Go, read the long, detailed and terrific slow-boil takedown of Timmy by NYT investigative journalist Jo Becker and biz section whiz Gretchen Morgenson.
There were a lot of things here, but this section jumped out at me:
The New York Fed is, by custom and design, clubby and opaque. It is charged with curbing banks’ risky impulses, yet its president is selected by and reports to a board of directors dominated by the chief executives of some of those same banks. Traditionally, the New York Fed president’s intelligence-gathering role has involved routine consultation with financiers, though Mr. Geithner’s recent predecessors generally did not meet with them unless senior aides were also present, according to the bank’s former general counsel.
By those standards, Mr. Geithner’s reliance on bankers, hedge fund managers and others to assess the market’s health — and provide guidance once it faltered — stood out.
His calendars from 2007 and 2008 show that those interactions were a mix of the professional and the private.
He ate lunch with senior executives from Citigroup, Goldman Sachs and Morgan Stanley at the Four Seasons restaurant or in their corporate dining rooms. He attended casual dinners at the homes of executives like Jamie Dimon, a member of the New York Fed board and the chief of JPMorgan Chase.
Mr. Geithner was particularly close to executives of Citigroup, the largest bank under his supervision. Robert E. Rubin, a senior Citi executive and a former Treasury secretary, was Mr. Geithner’s mentor from his years in the Clinton administration, and the two kept in close touch in New York.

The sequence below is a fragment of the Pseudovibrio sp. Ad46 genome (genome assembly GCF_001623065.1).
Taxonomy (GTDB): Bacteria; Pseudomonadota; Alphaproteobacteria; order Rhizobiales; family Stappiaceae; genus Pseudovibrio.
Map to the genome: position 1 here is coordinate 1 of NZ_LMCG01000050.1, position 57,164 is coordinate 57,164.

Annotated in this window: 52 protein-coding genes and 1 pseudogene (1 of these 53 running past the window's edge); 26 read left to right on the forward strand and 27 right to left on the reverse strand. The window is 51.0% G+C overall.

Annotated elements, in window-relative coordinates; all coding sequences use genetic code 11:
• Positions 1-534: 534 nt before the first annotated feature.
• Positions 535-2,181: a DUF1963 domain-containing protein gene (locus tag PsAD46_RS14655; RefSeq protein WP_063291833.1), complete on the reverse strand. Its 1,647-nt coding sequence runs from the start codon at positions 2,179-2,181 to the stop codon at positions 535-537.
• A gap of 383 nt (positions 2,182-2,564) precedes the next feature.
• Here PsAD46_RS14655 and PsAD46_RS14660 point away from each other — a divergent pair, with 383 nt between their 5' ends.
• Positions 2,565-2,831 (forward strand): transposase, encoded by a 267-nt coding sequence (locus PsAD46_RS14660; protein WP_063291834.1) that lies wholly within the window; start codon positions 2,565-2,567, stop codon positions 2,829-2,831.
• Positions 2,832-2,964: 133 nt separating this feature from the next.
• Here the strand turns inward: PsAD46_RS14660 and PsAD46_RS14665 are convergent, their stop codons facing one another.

Mr. Geithner met frequently with Sanford I. Weill, one of Citi’s largest individual shareholders and its former chairman, serving on the board of a charity Mr. Weill led. As the bank was entering a financial tailspin, Mr. Weill approached Mr. Geithner about taking over as Citi’s chief executive.
But for all his ties to Citi, Mr. Geithner repeatedly missed or overlooked signs that the bank — along with the rest of the financial system — was falling apart. When he did spot trouble, analysts say, his responses were too measured, or too late.
That is one hell of a mis-placed "BUT" in the last graf!
ADDITIONAL NOTE: The NYT has put 658 pages of Geithner's daily agenda online, with notes. They're doing a Josh Marshall style mass-participation online investigative work, inviting readers to scan and add their comments.